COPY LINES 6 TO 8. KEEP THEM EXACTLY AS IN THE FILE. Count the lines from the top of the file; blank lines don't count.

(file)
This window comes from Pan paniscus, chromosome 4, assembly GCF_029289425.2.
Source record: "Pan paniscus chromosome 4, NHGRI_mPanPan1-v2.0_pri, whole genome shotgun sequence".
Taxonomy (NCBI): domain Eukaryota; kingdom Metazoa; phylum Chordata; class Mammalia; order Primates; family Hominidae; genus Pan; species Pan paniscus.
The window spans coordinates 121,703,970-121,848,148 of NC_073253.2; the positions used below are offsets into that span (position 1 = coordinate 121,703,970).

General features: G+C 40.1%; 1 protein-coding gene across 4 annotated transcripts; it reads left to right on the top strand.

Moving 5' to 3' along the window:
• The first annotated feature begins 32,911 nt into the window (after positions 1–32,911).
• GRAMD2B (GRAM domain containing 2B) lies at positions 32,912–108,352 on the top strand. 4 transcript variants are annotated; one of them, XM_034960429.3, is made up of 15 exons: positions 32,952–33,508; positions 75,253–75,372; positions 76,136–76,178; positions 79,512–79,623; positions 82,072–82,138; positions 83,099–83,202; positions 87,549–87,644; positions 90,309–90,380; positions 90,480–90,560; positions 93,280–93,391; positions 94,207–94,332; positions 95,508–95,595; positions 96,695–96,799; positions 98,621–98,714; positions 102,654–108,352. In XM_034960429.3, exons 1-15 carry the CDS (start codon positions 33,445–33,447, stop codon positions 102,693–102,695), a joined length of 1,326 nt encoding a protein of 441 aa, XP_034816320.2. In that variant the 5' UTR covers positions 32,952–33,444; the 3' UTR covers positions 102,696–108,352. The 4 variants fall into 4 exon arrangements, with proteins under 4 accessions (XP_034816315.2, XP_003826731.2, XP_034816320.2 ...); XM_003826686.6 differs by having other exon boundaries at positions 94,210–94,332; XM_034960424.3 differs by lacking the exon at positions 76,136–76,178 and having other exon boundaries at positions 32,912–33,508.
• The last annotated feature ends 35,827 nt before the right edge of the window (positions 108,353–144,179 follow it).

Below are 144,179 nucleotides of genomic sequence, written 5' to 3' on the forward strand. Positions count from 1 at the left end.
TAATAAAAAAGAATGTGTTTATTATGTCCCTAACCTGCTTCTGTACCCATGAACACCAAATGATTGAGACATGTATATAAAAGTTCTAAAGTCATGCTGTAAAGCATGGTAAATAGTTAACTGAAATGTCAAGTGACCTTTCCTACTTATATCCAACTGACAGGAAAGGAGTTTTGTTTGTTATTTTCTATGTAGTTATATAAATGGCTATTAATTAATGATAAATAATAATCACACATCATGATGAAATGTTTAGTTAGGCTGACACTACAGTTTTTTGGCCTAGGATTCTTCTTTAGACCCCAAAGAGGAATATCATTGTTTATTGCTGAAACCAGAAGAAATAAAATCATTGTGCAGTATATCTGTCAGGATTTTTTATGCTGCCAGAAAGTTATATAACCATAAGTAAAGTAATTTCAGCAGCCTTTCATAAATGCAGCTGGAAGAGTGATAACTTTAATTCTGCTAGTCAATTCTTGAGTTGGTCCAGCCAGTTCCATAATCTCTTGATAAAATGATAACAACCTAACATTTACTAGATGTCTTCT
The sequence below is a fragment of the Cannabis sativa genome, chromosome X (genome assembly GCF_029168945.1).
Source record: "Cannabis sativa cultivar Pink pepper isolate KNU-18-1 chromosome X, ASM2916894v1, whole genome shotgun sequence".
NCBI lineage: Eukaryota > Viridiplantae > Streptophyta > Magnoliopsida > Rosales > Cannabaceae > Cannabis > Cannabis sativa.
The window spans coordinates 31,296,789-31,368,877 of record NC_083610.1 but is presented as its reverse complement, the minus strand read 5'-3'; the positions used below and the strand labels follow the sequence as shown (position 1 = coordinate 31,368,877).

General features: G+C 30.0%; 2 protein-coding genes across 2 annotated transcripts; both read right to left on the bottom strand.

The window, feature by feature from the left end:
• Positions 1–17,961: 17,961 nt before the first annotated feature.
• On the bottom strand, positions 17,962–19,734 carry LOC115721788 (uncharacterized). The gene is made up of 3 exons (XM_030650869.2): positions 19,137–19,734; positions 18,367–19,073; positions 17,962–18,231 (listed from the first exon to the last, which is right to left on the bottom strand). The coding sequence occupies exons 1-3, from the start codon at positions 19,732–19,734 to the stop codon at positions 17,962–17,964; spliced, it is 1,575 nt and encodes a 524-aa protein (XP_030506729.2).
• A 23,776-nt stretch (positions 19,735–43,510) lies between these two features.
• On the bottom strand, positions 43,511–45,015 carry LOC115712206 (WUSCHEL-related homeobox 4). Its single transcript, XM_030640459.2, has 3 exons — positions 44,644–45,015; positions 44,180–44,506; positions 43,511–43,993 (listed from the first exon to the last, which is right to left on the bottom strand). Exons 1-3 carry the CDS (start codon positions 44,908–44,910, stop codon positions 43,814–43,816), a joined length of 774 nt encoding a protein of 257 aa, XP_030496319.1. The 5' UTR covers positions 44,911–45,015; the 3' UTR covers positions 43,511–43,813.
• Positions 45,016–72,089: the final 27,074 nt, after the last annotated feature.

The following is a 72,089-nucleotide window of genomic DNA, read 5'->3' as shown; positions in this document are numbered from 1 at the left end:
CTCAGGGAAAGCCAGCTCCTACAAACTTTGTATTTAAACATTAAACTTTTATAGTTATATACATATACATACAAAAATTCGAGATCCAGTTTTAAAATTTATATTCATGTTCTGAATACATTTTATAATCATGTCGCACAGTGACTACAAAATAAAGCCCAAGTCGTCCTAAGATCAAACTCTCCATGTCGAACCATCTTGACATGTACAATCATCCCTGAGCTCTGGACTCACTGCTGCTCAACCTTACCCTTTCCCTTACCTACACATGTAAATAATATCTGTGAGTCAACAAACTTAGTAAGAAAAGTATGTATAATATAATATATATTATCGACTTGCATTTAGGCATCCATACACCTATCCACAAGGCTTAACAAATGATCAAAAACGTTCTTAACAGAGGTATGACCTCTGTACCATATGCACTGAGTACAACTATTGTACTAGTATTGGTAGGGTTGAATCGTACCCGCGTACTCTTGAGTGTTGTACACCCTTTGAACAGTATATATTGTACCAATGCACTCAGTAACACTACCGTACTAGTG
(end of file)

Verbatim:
Moving 5' to 3' along the window:
• The first annotated feature begins 32,911 nt into the window (after positions 1–32,911).
• GRAMD2B (GRAM domain containing 2B) lies at positions 32,912–108,352 on the top strand. 4 transcript variants are annotated; one of them, XM_034960429.3, is made up of 15 exons: positions 32,952–33,508; positions 75,253–75,372; positions 76,136–76,178; positions 79,512–79,623; positions 82,072–82,138; positions 83,099–83,202; positions 87,549–87,644; positions 90,309–90,380; positions 90,480–90,560; positions 93,280–93,391; positions 94,207–94,332; positions 95,508–95,595; positions 96,695–96,799; positions 98,621–98,714; positions 102,654–108,352. In XM_034960429.3, exons 1-15 carry the CDS (start codon positions 33,445–33,447, stop codon positions 102,693–102,695), a joined length of 1,326 nt encoding a protein of 441 aa, XP_034816320.2. In that variant the 5' UTR covers positions 32,952–33,444; the 3' UTR covers positions 102,696–108,352. The 4 variants fall into 4 exon arrangements, with proteins under 4 accessions (XP_034816315.2, XP_003826731.2, XP_034816320.2 ...); XM_003826686.6 differs by having other exon boundaries at positions 94,210–94,332; XM_034960424.3 differs by lacking the exon at positions 76,136–76,178 and having other exon boundaries at positions 32,912–33,508.